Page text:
The same often cannot be said for privately held companies. Private companies do not always have D&O coverage. A private company may decide to buy D&O insurance for the first time during negotiation of a merger or sale. Underwriters may be uncomfortable writing a new D&O policy under these circumstances. A selling company will want to have its insurance broker place the tail policy. Although this broker is about to lose a client, he or she is in the best position to secure the best terms and limits of liability for a tail policy favorable to the seller’s directors and officers with whom the broker has relationships and to whom the broker is loyal. Management should resist any suggestion that the buyer’s broker place the coverage because this person is loyal to the buyer.

Representations and warranties policies are critical A standard feature of most M&A transactions is that the parties make certain representations of fact to one another – called “representations and warranties” – on which they rely to price and close the deal. Representations and warranties insurance (RWI) is written specifically to cover losses arising from unintentional and/or unknown breaches of representations and warranties made by the parties to the transaction. RWI may be used to fund indemnification obligations arising from such breaches.

While RWI is available to buyers and sellers alike, the great majority of RWI policies purchased in the United States are buy-side policies. A buy-side RWI policy provides a buyer with coverage in the event of a misstatement or misrepresentation of fact made by the seller in the course of the deal. A buy-side policy is purchased by the buyer and provides first-party coverage which allows the buyer to seek recovery directly from the insurer for losses arising from a seller’s breach of its representations and warranties. It allows a buyer to avoid making claims against officers of a merged-out or acquired company who may remain in key management roles. Buy-side coverage also allows a buyer to avoid the disruption of its normal business operations that results from an indemnification claim. Moreover, a prospective buyer may employ RWI as a hedge against the risk of mispricing the deal to distinguish itself from other buyers in a competitive bidding situation. RWI is issued on a claims-made basis, and does not cover breaches of representations and warranties where the breach is known to exist prior to the inception of the policy. (However, buy-side RWI should cover undisclosed breaches known by the seller.) RWI may be structured to cover specific representations and warranties within the purchase and sale agreement, or it may provide blanket coverage.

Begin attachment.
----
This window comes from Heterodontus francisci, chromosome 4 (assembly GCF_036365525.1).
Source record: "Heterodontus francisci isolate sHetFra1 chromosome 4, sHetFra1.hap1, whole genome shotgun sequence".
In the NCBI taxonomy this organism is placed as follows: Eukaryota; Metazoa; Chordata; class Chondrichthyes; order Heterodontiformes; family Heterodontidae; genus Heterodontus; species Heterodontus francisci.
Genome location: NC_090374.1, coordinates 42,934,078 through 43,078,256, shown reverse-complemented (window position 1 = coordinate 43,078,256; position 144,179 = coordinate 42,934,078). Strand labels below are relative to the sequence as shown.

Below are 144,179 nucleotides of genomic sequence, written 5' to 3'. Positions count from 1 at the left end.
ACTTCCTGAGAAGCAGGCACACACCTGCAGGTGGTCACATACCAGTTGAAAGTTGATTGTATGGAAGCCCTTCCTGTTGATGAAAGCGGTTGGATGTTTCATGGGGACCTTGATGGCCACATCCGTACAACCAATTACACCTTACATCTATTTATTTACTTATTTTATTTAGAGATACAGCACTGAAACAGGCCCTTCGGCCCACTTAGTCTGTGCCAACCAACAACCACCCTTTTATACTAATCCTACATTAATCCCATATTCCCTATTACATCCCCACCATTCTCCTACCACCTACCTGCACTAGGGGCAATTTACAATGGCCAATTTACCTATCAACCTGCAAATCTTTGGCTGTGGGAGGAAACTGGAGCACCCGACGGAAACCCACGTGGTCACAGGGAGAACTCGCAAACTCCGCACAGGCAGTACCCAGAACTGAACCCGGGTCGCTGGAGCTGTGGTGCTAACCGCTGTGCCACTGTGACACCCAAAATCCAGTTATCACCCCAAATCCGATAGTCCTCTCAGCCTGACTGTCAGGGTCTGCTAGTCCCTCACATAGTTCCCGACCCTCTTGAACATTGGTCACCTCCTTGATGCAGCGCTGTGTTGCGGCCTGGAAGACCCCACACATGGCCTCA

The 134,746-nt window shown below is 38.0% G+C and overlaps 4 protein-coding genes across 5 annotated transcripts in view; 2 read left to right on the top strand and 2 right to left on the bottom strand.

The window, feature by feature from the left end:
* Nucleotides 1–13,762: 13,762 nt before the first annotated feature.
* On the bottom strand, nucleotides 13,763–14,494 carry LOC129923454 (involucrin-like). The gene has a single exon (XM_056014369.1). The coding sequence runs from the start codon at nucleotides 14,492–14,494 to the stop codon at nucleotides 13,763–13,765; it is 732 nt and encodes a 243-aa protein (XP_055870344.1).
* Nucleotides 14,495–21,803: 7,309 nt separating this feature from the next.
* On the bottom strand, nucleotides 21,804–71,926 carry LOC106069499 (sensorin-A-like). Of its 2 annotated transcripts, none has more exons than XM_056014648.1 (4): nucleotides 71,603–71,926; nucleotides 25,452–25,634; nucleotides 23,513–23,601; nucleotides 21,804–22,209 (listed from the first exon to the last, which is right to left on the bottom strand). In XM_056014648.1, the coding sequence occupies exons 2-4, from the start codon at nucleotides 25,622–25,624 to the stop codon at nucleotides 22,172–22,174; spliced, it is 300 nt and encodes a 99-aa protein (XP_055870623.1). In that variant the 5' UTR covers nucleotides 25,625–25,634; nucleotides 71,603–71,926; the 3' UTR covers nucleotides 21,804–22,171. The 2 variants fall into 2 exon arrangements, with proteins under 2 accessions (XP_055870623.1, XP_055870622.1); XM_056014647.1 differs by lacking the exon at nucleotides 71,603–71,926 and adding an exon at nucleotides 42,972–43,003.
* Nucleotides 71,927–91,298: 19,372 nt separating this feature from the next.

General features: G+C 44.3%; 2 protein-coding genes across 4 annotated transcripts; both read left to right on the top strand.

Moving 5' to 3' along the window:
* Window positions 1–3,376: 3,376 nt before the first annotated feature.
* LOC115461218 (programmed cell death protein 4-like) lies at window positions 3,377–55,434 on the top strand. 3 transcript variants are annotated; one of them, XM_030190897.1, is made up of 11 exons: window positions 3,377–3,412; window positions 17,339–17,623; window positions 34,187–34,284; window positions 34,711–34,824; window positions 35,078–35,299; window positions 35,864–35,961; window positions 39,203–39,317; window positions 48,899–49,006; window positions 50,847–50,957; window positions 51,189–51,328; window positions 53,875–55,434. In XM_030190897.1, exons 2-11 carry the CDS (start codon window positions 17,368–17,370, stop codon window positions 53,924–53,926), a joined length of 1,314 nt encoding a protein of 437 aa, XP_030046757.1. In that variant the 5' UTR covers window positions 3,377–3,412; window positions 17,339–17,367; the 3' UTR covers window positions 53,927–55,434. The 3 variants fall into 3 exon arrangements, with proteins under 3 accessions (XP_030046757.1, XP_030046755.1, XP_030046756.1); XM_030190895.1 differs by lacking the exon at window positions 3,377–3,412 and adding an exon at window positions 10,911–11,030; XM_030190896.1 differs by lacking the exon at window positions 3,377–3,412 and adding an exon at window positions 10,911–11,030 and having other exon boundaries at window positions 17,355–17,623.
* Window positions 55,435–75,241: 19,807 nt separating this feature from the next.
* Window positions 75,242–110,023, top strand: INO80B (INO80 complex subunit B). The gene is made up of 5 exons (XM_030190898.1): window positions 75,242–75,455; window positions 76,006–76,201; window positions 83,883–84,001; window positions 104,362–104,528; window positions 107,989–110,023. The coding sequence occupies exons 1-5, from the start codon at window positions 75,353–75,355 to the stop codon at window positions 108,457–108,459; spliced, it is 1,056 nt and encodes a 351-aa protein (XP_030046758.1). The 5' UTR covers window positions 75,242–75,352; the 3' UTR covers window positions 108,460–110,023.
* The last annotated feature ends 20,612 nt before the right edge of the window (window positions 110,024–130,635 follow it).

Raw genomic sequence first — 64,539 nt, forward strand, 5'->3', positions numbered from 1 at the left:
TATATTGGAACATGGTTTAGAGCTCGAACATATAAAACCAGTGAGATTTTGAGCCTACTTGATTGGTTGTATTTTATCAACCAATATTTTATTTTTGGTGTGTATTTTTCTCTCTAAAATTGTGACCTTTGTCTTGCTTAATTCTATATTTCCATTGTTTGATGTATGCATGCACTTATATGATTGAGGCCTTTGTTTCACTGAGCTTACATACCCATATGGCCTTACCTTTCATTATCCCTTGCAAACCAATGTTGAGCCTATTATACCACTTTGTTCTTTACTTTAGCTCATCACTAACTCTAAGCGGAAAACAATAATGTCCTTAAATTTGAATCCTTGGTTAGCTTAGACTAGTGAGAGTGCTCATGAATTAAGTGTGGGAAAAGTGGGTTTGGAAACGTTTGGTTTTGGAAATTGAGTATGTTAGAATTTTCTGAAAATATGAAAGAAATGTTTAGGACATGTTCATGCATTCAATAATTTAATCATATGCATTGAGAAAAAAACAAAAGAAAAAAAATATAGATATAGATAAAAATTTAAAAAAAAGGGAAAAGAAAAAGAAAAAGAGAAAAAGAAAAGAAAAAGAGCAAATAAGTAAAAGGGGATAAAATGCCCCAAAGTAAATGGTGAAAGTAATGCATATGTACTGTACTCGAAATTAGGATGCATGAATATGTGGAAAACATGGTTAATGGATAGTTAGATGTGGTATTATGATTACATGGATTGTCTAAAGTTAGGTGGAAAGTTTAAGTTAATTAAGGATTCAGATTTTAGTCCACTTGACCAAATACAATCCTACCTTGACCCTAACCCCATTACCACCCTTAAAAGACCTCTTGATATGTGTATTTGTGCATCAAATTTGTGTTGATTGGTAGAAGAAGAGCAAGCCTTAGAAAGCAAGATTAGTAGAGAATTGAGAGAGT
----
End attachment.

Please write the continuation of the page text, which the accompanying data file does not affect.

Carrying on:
Buyer should inherit seller’s insurance coverage

Insurance policies often contain anti-assignment clauses which prohibit the assignment of the policies, or rights under the policies, without the consent of the insurer. As a general matter, a merged-out or acquired company’s rights under its insurance policies often automatically vest in the surviving company by operation of the relevant state merger statute, notwithstanding the anti-assignment provisions of any policy. In the absence of a statutory merger however, courts are divided regarding whether anti-assignment provisions are enforceable. The majority rule holds that post-loss assignments of insurance rights are permitted without consent of the insurer, despite the existence of an anti-assignment clause. The minority rule is that post-loss insurance rights cannot be transferred without insurer consent where the claim is not yet liquidated, i.e., not yet due under the policy or not yet reduced to a sum certain. It is important that parties to a transaction anticipate which state’s law applies to an assignment of rights under insurance policies they intend to follow the buyer after closing.

Conclusion: Insurance can be a valuable hedge against risk in a sale or merger

Thinking about coverage for post-transaction claims, and whether the seller’s insurance policies will transfer to the buyer post-closing, should be a key component of every due diligence checklist. Not thinking strategically about insurance when negotiating a merger or sale can be a missed opportunity to monetize risk associated with a deal and shift it to an insurance carrier’s balance sheet.